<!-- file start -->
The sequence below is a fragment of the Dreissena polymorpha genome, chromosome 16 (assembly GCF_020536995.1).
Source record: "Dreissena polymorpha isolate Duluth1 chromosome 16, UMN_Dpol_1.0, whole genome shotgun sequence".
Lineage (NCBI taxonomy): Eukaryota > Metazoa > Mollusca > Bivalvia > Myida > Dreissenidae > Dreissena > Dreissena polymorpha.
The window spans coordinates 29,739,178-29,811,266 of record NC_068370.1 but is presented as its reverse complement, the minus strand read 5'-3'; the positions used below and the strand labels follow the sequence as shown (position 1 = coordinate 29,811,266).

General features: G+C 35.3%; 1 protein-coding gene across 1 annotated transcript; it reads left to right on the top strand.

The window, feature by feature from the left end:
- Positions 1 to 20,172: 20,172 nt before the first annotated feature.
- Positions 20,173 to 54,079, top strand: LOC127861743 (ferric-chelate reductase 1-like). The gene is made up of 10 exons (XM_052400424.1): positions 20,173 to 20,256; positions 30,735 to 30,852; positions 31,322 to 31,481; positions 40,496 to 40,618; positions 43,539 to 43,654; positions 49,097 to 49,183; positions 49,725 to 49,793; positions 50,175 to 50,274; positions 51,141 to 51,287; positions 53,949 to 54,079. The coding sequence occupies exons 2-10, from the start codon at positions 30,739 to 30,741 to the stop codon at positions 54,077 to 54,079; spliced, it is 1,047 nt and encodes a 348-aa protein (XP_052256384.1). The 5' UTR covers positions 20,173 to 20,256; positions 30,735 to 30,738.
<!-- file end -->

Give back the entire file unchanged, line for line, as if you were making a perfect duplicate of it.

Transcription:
The sequence below is a fragment of the Dreissena polymorpha genome, chromosome 16 (assembly GCF_020536995.1).
Source record: "Dreissena polymorpha isolate Duluth1 chromosome 16, UMN_Dpol_1.0, whole genome shotgun sequence".
Lineage (NCBI taxonomy): Eukaryota > Metazoa > Mollusca > Bivalvia > Myida > Dreissenidae > Dreissena > Dreissena polymorpha.
The window spans coordinates 29,739,178-29,811,266 of record NC_068370.1 but is presented as its reverse complement, the minus strand read 5'-3'; the positions used below and the strand labels follow the sequence as shown (position 1 = coordinate 29,811,266).

General features: G+C 35.3%; 1 protein-coding gene across 1 annotated transcript; it reads left to right on the top strand.

The window, feature by feature from the left end:
- Positions 1 to 20,172: 20,172 nt before the first annotated feature.
- Positions 20,173 to 54,079, top strand: LOC127861743 (ferric-chelate reductase 1-like). The gene is made up of 10 exons (XM_052400424.1): positions 20,173 to 20,256; positions 30,735 to 30,852; positions 31,322 to 31,481; positions 40,496 to 40,618; positions 43,539 to 43,654; positions 49,097 to 49,183; positions 49,725 to 49,793; positions 50,175 to 50,274; positions 51,141 to 51,287; positions 53,949 to 54,079. The coding sequence occupies exons 2-10, from the start codon at positions 30,739 to 30,741 to the stop codon at positions 54,077 to 54,079; spliced, it is 1,047 nt and encodes a 348-aa protein (XP_052256384.1). The 5' UTR covers positions 20,173 to 20,256; positions 30,735 to 30,738.